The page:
All firms benefit from avoiding price wars and seeking to agree on higher prices and protected sale volumes. These agreements are generally illegal. Thus, secret agreements are sought: these constitute collusion. All businesses tend to watch each other, as in the case of the gas stations. Their actions are however independent. Collusion would occur if all gas stations decided simultaneously to raise their prices in order to increase their revenues. Such a concerted and deliberate action is the form of collusion which is prohibited.


The profit of firms in oligopoly is determined exactly in the same fashion as in other forms of markets: from optimum quantity where marginal revenue equals marginal cost, price is determined on the demand curve and unit cost on the average total cost curve. However, this determination may be affected by the kinked demand curve. Furthermore, in a collusive oligopoly, all the firms act as if they  constituted one monopoly and the output is divided up among firms.

OPEC acts as a monopoly by restricting output of its members with quotas. Each member shares in the profits of the would-be monopoly, but does not set price and output independently.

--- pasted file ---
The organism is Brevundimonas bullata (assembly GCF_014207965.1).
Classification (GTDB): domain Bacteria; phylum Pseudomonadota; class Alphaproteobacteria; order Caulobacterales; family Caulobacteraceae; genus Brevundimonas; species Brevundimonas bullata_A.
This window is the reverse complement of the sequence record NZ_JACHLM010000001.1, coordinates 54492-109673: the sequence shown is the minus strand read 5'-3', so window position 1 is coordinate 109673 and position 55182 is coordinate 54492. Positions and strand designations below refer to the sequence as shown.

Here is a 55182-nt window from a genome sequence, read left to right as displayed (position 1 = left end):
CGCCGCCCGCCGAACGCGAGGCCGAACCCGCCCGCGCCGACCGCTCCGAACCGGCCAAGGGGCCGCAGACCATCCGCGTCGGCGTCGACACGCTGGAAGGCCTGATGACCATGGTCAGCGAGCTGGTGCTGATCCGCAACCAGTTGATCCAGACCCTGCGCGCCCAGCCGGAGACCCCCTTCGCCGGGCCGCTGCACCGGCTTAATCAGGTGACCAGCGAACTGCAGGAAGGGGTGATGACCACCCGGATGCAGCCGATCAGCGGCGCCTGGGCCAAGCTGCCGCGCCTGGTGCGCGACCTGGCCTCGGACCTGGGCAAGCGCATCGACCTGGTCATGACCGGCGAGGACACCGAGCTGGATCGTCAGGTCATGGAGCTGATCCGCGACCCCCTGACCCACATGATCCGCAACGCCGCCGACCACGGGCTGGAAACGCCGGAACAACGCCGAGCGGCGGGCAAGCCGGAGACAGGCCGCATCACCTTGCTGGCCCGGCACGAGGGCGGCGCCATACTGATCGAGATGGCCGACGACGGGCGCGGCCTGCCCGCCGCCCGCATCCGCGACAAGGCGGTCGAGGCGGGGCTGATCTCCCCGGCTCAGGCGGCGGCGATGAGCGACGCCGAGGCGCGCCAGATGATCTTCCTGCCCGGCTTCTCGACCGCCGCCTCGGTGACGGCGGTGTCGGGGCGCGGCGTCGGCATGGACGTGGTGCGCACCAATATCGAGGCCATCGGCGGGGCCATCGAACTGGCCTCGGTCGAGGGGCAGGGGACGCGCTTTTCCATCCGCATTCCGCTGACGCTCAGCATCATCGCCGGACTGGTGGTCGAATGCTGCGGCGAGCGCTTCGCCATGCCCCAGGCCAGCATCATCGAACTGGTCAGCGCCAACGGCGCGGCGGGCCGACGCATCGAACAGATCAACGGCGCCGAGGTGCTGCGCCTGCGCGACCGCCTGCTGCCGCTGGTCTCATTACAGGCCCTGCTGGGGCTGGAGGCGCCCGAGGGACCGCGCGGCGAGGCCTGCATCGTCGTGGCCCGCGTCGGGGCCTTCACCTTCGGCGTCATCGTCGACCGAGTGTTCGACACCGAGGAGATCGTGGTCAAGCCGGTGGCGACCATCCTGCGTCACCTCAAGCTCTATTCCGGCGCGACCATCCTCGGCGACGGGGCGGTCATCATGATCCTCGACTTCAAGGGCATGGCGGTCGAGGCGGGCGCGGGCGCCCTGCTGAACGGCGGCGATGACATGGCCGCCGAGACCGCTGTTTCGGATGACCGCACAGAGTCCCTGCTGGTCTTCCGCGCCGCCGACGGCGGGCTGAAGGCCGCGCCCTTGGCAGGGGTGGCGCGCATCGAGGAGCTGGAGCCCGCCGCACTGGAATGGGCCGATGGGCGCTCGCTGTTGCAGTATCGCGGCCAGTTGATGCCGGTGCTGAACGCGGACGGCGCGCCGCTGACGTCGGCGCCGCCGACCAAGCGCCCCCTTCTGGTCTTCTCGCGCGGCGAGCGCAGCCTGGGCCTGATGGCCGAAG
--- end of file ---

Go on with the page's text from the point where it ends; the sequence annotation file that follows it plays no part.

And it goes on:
A cartel is an official agreement between several firms in an oligopoly. The agreement sets the price all firms will charge and often specifies quotas or market shares of the various firms. Cartels are illegal in most countries of the world. OPEC is a major example of a cartel. It exists because it is beyond the control of an individual country.

OPEC is naturally the prototype of a successful cartel. Output quotas of its members produced staggering price increases (from $1.10 to $11.50 per barrel in the early 1970's, and up to $34.00 in the late 1970's: an increase of 3400% in ten years). Recent OPEC difficulties are also characteristic of cartels: new producers, difficulty to enforce quotas and maintaining prices.